spongy                       rude-growing           pignut
         surly                        rump-fed               puttock
         tottering                    shard-borne            pumpion
         unmuzzled                    sheep-biting           ratsbane
         vain                         spur-galled            scut
         venomed                      swag-bellied           skainsmate
         villainous                   tardy-gaited           strumpet
         warped                       tickle-brained         varlot
Gerber/Minniti-English I
R&J packet

Try to create some dialogue using Shakespearean Language and Style… Use insults, archaic language and archaic speech.
Sound like Shakespeare!

Gerber/Minniti-English I
R&J packet
The minute this play begins, you know that there are two families that hate each other, and that this hatred is old and bitter.
Folks are yelling (#1. DOWN WITH THE CAPULETS!) and other folks are yelling (#2. DOWN WITH THE
MONTAGUES!) There is a brawl which is so violent that the Prince has to come out lay down the law: (#3. IF YOU EVER

Then we see Romeo wandering around and learn that he has been staying out all night and sleeping all day because he is in
LOVE with Rosaline who doesn’t love him back. And we meet ―the boys‖—his friends Benvolio and Mercutio – who are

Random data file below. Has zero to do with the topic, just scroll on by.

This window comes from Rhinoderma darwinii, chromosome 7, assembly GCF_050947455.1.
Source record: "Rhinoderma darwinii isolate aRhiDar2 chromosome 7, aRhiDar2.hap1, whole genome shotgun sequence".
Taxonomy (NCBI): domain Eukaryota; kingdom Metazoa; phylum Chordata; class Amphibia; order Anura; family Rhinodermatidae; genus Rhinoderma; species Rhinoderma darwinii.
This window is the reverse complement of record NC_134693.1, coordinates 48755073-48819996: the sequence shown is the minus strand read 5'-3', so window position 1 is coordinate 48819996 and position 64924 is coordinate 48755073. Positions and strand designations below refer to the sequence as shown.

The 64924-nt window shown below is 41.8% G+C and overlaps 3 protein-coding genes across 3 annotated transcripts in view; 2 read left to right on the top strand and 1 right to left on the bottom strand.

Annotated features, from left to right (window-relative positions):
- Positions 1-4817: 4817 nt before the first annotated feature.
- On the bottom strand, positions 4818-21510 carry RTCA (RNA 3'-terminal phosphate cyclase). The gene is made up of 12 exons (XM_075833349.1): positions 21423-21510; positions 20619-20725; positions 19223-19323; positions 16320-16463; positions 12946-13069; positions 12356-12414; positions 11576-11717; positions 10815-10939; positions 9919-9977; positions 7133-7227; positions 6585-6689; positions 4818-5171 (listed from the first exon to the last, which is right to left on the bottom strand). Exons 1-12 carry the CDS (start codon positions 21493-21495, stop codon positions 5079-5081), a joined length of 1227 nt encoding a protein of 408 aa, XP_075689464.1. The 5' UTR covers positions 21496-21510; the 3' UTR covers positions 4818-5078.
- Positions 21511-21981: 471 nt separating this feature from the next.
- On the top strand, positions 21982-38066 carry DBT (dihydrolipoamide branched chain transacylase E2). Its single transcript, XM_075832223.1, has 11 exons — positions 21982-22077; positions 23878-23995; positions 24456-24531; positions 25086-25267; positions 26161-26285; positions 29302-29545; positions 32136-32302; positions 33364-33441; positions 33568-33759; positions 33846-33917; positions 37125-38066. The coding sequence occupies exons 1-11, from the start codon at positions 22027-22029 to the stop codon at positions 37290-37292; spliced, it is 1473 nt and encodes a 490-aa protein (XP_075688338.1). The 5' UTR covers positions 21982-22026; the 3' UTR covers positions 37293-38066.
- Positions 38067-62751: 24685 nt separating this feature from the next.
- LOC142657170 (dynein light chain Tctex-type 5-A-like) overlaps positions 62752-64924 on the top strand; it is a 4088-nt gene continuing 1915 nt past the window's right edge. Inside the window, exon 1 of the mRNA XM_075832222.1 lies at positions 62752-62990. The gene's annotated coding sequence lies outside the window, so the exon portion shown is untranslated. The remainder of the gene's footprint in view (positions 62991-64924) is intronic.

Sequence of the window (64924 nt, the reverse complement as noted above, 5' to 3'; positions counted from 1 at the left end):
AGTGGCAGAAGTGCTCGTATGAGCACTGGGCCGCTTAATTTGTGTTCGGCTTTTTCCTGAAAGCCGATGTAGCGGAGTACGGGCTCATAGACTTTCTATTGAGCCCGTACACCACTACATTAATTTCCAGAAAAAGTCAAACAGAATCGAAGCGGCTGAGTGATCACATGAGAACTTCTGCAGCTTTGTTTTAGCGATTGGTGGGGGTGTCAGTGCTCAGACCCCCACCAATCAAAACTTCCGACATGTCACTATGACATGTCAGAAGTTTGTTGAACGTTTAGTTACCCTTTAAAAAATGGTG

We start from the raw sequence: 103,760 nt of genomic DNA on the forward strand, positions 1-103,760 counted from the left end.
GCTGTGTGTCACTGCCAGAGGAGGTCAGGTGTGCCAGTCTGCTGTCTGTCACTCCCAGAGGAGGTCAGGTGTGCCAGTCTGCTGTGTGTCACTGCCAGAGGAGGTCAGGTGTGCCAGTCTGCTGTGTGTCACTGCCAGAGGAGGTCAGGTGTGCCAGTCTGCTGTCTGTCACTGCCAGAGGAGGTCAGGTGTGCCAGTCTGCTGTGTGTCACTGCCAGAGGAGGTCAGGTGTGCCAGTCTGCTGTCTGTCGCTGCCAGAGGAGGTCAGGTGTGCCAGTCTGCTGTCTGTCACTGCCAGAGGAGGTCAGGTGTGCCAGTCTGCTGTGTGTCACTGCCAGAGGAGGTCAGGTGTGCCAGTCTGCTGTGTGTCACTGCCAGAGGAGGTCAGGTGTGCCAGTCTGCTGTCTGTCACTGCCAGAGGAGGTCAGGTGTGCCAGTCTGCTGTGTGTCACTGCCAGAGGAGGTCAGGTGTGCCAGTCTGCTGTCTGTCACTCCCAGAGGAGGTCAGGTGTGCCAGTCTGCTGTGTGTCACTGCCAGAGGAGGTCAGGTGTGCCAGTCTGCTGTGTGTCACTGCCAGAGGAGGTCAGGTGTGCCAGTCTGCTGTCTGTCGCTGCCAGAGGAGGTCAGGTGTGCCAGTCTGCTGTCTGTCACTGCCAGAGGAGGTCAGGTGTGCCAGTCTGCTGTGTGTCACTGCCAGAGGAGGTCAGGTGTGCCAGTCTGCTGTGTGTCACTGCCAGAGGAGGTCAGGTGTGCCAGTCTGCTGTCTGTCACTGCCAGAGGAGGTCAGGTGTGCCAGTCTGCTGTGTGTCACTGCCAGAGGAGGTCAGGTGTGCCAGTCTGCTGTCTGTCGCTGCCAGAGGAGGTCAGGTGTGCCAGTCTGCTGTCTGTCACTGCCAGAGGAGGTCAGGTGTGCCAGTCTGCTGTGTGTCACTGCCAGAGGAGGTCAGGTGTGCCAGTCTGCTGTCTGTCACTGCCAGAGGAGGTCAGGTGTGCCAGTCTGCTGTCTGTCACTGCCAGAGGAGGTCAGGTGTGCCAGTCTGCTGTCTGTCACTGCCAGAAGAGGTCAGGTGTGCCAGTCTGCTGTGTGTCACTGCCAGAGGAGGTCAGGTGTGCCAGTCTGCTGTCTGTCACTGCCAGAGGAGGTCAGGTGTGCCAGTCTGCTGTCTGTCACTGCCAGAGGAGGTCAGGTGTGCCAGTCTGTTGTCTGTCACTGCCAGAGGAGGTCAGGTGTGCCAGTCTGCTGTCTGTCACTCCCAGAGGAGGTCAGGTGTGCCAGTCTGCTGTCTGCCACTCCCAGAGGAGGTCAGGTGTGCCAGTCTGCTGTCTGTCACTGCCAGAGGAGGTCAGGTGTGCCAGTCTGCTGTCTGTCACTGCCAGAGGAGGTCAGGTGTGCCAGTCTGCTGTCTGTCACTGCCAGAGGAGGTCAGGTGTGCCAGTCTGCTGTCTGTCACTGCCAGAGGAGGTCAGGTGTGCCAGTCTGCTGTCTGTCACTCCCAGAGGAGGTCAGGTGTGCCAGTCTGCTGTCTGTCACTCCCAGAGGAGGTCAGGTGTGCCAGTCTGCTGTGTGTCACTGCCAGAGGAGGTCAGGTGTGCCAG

headed for a party at the Capulets’. Its’ a masked ball, so they all sneak in wearing costumes and no one will know they are
Montagues. Benvolio is excited because this will give Romeo a chance to get over Rosaline. (#4. EXAMINE OTHER

When the boys arrive in disguise, Mr. Capulet doesn’t recognize them as his enemies, the Montagues, and so welcomes them.
(5. YOU ARE WELCOME, GENTELMEN! COME MUSICIANS, PLAY!) it is at this party that Romeo first sees young
Juliet. He doesn’t realize that she is the daughter of his hated host. He is knocked out of his socks! (6. O SHE DOTH
TEACH THE TORCHES TO BURN BRIGHT!) They dance. They kiss. She says (7. YOU KISS BY THE BOOK.)
Only at the end of the party do they each learn that the other is of the ―enemy.‖

But they don’t feel like hated enemies. Romeo ditches his buddies, climbs the wall into the Capulet’s orchard, and speaks the
speech you’ve heard: (8. BUT SOFT, WHAT LIGHT THROUGH YONDER WINDOW BREAKS?) You know what she
says, right? (ALL: ROMEO, ROMEO, WHEREFORE ART THOUGH ROMEO?) They talk passionately of love, but
then Juliet hears her mother calling. Romeo says, (9. WILT THOU LEAVE ME SO UNSATISFIED?) Juliet is no fool. She
says, (10. IF THY… PURPOSE MARRIAGE, SEND ME WORD TOMORROW.) Of course, marriage between these
two is unthinkable because of their family’s feuding, but love is love. They enlist the help of Juliet’s nurse and Friar Lawrence
who secretly marries them.

But the families know nothing of this marriage and the feud continues. In the town square, Tybalt – a Capulet and Juliet’s
cousin – comes looking for a Montague. Romeo’s brash friend Mercutio takes him on. (11. TYBALT, YOU RAT-
CATCHER, WILL YOU WALK?) Tybalt yells back, (12. I AM FOR YOU.) They fight. Mercutio dies and Tybalt flees.